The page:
Type: http://purl.org/escidoc/metadata/ves/publication-types/article
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  • 2
    Publication Date: 2007-09-01
    Print ISSN: 0895-0695
    Electronic ISSN: 1938-2057
    Topics: Geosciences
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  • 3
    Publication Date: 2005-07-01
    Description: In the monitoring of earthquakes and nuclear explosions using a sparse worldwide network of seismic stations, it is frequently necessary to make reliable location estimates using a single seismic array. It is also desirable to screen out routine industrial explosions automatically in order that analyst resources are not wasted upon detections which can, with a high level of confidence, be associated with such a source. The Kovdor mine on the Kola Peninsula of NW Russia is the site of frequent industrial blasts which are well recorded by the ARCES regional seismic array at a distance of approximately 300 km. We describe here an automatic procedure for identifying signals which are likely to result from blasts at the Kovdor mine and, wherever possible, for obtaining single array locations for such events. Carefully calibrated processing parameters were chosen using measurements from confirmed events at the mine over a one-year period for which the operators supplied Ground Truth information. Phase arrival times are estimated using an autoregressive method and slowness and azimuth are estimated using broadband f {-} k analysis in fixed frequency bands and time-windows fixed relative to the initial P-onset time. We demonstrate the improvement to slowness estimates resulting from the use of fixed frequency bands. Events can be located using a single array if, in addition to the P-phase, at least one secondary phase is found with both an acceptable slowness estimate and valid onset-time estimate. We evaluate the on-line system over a twelve month period; every event known to have occured at the mine is detected by the process and 32 out of 53 confirmed events were located automatically. The remaining events were classified as “very likely” Kovdor events and were subsequently located by an analyst. The false alarm rate is low; only 84 very likely Kovdor events were identified during the whole of 2003 and none of these were subsequently located at a large distance from the mine. The location accuracy achieved automatically by the single-array process is remarkably good, and is comparable to that obtained interactively by an experienced analyst using two-array observations. The greatest problem encountered in the single array location procedure is the difficulty in determining arrival times for secondary phases, given the weak Sn phase and the complexity of the P-coda. The method described here could be applied to a wide range of locations and sources for which the monitoring of seismic activity is desirable. The effectiveness will depend upon the distance between source and receiver, the nature of the seismic sources and the level of regional seismicity. ©2005 Springer Science + Business Media, Inc.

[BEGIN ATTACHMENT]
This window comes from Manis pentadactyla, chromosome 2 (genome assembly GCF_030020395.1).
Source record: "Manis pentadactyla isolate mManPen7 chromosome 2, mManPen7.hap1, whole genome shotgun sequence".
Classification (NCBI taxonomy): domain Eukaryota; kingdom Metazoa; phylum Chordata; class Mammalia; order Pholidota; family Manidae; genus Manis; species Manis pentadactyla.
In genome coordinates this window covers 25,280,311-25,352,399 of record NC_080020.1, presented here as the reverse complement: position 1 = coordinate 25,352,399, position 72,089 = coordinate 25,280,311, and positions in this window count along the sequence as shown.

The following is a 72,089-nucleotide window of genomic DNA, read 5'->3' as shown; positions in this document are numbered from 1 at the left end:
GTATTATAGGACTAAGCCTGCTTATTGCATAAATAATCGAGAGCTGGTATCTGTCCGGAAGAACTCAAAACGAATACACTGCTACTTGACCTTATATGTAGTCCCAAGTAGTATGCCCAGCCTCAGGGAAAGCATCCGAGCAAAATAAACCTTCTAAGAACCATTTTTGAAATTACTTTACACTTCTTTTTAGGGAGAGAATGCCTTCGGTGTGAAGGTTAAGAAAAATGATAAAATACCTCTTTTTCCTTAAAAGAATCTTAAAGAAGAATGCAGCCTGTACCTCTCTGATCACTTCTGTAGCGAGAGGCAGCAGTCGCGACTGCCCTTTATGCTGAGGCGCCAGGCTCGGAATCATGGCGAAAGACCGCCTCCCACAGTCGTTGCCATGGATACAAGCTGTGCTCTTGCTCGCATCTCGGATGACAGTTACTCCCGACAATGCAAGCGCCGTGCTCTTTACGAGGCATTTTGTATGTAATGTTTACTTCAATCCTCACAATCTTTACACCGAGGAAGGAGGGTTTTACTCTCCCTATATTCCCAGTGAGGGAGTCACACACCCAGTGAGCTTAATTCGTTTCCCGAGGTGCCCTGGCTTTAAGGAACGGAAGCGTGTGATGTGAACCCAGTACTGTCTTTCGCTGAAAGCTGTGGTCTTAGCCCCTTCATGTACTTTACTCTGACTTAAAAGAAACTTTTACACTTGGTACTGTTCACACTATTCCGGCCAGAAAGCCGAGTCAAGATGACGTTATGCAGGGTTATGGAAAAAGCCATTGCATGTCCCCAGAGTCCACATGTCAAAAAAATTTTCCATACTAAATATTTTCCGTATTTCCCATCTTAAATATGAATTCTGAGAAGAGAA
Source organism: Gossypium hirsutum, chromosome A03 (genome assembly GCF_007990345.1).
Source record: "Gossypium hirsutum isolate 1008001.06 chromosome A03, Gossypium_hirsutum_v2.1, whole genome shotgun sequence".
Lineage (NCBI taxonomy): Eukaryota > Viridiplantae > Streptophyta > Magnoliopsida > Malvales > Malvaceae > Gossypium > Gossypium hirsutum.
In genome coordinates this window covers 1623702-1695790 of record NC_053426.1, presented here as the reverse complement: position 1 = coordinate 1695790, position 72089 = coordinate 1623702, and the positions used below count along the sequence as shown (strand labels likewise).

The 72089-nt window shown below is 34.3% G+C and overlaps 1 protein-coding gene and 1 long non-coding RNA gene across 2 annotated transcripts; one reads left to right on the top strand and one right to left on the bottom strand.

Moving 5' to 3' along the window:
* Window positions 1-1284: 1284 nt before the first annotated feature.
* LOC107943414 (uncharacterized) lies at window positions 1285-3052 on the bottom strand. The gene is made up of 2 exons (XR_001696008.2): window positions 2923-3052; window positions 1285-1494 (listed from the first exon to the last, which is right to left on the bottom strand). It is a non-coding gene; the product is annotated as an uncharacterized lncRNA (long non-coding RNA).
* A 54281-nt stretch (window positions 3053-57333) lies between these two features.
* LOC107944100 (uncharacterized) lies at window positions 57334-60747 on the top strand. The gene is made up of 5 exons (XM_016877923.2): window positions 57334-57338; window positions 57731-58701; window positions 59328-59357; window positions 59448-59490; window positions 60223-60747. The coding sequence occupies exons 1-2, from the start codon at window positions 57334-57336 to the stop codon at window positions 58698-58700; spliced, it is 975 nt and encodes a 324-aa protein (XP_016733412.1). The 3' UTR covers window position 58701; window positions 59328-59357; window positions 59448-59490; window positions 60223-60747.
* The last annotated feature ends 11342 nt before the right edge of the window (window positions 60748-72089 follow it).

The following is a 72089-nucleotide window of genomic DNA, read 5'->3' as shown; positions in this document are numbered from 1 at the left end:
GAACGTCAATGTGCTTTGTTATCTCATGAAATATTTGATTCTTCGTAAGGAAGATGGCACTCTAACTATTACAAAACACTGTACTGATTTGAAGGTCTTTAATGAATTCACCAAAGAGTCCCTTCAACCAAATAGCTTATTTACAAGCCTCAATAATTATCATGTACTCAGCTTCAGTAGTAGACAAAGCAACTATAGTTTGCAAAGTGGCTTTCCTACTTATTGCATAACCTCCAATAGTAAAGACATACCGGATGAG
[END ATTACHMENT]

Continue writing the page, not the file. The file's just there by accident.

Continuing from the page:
Print ISSN: 1383-4649
    Electronic ISSN: 1573-157X
    Topics: Geosciences , Physics
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  • 4
    Publication Date: 2007-09-01
    Print ISSN: 0895-0695
    Electronic ISSN: 1938-2057
    Topics: Geosciences